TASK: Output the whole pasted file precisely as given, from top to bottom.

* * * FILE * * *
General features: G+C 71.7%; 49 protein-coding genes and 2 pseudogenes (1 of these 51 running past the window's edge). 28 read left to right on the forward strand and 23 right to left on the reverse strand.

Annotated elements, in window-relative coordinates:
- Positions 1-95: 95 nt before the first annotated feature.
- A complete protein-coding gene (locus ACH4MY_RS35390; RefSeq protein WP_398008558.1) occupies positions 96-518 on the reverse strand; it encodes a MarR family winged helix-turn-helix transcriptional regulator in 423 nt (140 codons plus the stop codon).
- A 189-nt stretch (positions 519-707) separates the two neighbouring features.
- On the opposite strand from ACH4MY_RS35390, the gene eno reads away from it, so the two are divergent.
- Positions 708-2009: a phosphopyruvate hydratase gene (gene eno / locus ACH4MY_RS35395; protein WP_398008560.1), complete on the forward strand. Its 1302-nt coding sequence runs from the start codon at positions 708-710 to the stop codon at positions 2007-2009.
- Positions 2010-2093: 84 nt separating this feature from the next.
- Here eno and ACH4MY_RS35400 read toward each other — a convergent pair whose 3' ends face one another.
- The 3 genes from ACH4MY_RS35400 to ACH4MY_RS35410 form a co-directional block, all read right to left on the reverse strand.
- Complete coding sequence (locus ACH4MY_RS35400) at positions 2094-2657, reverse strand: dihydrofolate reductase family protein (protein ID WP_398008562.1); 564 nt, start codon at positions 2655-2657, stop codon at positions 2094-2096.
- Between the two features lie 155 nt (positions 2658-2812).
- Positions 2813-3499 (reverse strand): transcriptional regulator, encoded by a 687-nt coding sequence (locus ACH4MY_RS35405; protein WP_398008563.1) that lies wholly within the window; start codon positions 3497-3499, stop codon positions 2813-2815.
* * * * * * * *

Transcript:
General features: G+C 71.7%; 49 protein-coding genes and 2 pseudogenes (1 of these 51 running past the window's edge). 28 read left to right on the forward strand and 23 right to left on the reverse strand.

Annotated elements, in window-relative coordinates:
- Positions 1-95: 95 nt before the first annotated feature.
- A complete protein-coding gene (locus ACH4MY_RS35390; RefSeq protein WP_398008558.1) occupies positions 96-518 on the reverse strand; it encodes a MarR family winged helix-turn-helix transcriptional regulator in 423 nt (140 codons plus the stop codon).
- A 189-nt stretch (positions 519-707) separates the two neighbouring features.
- On the opposite strand from ACH4MY_RS35390, the gene eno reads away from it, so the two are divergent.
- Positions 708-2009: a phosphopyruvate hydratase gene (gene eno / locus ACH4MY_RS35395; protein WP_398008560.1), complete on the forward strand. Its 1302-nt coding sequence runs from the start codon at positions 708-710 to the stop codon at positions 2007-2009.
- Positions 2010-2093: 84 nt separating this feature from the next.
- Here eno and ACH4MY_RS35400 read toward each other — a convergent pair whose 3' ends face one another.
- The 3 genes from ACH4MY_RS35400 to ACH4MY_RS35410 form a co-directional block, all read right to left on the reverse strand.
- Complete coding sequence (locus ACH4MY_RS35400) at positions 2094-2657, reverse strand: dihydrofolate reductase family protein (protein ID WP_398008562.1); 564 nt, start codon at positions 2655-2657, stop codon at positions 2094-2096.
- Between the two features lie 155 nt (positions 2658-2812).
- Positions 2813-3499 (reverse strand): transcriptional regulator, encoded by a 687-nt coding sequence (locus ACH4MY_RS35405; protein WP_398008563.1) that lies wholly within the window; start codon positions 3497-3499, stop codon positions 2813-2815.